"Lack of clean tube feed syringes at Booth Hall Hospital"

About: Booth Hall Hospital / Paediatrics

(as a relative),

My daughter, now six, has an undiagnosed genetic condition. She has feeding problems, and as a baby of around three months, although an inpatient at Wythenshaw hospital, they felt she should spend about ten days at Booth Hall Children's Hospital, to see if they could shed light on her feeding problems.

Many children there had a gastrostomy or were naso-gastric fed, as there were many children with Crohn's disease. My daughter was naso-gastric fed, and her medications went through her tube, administered by syringe. Present parents were expected to give the medication, and also do the tube feeding.

I had no problem with that. At the end of the tube feed, the tube should be flushed with water to prevent blockages. So syringes were readily available, as they should be in these circumstances. But instead of opening a fresh, sterile syringe to do so, we had to delve into a bowl of syringes which were not in sterile packs. Just loose, for anyone who hadn't washed their hands properly, to rummage through.

There was a child in a side ward, with MRSA and the mother used syringes from the same bowl. Luckily the mother was great, extremely careful. It's a good job.

On the eve of my daughter's discharge back to Wythenshaw, I changed her nappy to discover signs of the "runs". I showed what I had found to a nurse and she suggested that it was because maybe I had put her nappy on wrong! In a gastro-enterology ward! Surely they know what loose bowels look like, and also it was insulting to me. Even if I had put her nappy on badly (which wasn't the case) loose bowel movements are loose bowel movements.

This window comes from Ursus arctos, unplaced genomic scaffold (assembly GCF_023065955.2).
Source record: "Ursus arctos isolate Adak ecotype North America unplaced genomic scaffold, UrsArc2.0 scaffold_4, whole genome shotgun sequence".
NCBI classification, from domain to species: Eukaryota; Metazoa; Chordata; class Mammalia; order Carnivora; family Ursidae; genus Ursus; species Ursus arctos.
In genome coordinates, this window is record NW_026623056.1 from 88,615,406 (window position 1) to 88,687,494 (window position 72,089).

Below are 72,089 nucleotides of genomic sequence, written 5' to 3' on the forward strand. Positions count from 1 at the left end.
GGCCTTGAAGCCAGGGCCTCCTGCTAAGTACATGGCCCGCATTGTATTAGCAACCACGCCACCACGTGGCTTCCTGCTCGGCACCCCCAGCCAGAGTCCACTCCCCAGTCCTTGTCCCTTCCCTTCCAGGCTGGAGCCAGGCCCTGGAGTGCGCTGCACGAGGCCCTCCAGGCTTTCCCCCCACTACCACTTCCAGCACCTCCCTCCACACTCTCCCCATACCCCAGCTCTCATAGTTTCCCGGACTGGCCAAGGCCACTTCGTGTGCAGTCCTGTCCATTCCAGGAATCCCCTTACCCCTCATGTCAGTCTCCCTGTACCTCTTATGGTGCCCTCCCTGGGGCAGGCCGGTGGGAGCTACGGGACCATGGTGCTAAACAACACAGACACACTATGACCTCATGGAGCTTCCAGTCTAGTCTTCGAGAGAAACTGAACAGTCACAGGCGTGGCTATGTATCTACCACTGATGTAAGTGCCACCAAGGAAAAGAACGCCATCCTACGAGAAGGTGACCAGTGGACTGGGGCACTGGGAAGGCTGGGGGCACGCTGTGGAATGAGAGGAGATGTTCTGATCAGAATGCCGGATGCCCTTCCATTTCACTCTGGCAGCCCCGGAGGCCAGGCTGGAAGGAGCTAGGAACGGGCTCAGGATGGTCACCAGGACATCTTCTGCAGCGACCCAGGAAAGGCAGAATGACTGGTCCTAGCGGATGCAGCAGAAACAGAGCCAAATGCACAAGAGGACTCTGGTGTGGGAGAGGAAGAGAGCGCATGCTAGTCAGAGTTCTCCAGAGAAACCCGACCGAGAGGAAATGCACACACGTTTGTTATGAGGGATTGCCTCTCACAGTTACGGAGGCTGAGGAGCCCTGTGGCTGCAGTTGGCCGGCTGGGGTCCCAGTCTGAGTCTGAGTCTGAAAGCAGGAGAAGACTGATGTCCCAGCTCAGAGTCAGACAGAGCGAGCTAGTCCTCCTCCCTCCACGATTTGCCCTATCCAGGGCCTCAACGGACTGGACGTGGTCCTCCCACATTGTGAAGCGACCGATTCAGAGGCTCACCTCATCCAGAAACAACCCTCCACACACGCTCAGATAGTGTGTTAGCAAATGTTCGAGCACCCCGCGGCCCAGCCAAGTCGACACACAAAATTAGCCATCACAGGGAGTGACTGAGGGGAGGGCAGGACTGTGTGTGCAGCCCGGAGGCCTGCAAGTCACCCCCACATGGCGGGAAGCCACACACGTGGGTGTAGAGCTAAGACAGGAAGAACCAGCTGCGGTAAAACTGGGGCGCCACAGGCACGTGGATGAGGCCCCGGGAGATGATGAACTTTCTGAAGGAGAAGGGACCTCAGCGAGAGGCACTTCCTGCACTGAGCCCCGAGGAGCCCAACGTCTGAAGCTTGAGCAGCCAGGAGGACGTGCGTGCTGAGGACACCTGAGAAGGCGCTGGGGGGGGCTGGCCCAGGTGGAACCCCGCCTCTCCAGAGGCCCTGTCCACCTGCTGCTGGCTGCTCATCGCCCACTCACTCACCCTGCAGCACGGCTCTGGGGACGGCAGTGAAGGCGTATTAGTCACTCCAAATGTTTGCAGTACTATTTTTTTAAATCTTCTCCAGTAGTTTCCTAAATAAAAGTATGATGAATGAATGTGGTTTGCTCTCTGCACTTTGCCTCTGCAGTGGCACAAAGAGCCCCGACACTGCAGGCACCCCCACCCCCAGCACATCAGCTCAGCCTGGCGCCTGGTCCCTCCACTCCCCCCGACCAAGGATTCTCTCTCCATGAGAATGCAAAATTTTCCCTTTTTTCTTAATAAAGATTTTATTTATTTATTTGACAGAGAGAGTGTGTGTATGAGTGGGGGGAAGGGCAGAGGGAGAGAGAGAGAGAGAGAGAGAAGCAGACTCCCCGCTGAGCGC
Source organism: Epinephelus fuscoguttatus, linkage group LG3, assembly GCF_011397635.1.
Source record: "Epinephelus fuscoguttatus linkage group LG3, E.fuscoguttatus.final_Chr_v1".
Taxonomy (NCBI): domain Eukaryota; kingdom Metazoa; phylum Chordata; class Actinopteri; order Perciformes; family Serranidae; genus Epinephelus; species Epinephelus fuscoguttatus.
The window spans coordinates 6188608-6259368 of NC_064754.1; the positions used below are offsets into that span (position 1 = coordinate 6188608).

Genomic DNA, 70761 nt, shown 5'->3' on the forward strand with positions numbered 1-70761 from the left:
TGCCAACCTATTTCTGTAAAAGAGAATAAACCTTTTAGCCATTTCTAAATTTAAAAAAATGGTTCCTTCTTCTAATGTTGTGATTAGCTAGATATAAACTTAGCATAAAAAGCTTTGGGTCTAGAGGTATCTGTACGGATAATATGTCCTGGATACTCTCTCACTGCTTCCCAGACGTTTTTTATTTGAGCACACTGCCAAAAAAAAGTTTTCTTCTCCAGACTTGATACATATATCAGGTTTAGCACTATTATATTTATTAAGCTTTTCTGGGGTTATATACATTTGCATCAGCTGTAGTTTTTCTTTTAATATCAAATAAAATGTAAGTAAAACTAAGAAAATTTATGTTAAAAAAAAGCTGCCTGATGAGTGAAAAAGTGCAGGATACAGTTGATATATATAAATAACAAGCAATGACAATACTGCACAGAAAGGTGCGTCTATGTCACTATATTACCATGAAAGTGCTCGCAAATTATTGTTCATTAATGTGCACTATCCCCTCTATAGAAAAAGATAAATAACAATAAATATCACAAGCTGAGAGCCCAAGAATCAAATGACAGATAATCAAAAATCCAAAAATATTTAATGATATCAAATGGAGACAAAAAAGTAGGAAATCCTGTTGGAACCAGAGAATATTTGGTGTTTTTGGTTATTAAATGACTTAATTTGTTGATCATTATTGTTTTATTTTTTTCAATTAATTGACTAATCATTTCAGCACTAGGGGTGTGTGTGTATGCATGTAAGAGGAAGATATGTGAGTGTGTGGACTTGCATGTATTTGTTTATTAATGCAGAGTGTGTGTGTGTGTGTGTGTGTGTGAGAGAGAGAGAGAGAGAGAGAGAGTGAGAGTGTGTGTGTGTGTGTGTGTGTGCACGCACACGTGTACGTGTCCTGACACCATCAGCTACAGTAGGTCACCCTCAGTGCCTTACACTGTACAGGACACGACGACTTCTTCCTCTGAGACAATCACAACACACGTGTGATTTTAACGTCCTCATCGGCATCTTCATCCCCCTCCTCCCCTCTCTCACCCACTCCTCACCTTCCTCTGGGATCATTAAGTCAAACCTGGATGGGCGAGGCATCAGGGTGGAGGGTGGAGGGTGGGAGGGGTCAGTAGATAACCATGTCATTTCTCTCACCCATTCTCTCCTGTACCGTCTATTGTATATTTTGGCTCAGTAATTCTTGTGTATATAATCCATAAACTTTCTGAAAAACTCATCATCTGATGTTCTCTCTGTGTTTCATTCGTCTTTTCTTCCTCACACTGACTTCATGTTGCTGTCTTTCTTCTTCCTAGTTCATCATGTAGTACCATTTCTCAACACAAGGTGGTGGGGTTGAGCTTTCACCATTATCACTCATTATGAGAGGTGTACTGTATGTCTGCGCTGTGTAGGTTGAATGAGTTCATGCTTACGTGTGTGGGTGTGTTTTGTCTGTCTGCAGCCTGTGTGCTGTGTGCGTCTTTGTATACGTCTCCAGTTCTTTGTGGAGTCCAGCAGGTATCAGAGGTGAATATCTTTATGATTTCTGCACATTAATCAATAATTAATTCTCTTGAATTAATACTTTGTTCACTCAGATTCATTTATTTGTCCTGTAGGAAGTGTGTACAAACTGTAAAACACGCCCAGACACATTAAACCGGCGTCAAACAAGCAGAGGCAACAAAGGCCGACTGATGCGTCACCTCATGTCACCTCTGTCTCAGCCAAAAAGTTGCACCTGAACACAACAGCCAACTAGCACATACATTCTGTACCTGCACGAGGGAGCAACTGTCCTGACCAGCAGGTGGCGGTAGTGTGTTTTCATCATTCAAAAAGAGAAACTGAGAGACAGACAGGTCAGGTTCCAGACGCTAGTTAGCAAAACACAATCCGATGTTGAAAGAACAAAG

Her bowels were a little loose the next day before the ambulance arrived. Within an hour of arriving back at Wythenshaw hospital, her gastro-enteritis was very evident. Her bowel movements were purely liquid. She was poorly with it for almost a week, when she went in purely for investigation, and although she has special needs, was generally in good health.

I still cannot understand why, in a gastro-enterology ward, non-sterile syringes could just be dumped in a bowl for anyone to handle. And they were handled constantly.

Luckily she recovered after around a week, but it could have been much worse. What if the mother of the child with MRSA had not been as careful as she was?

My daughter now has a gastrostomy herself, and should we ever encounter that ward, or another with similar practices, again, I will take her out before she has the chance to catch anything more serious.

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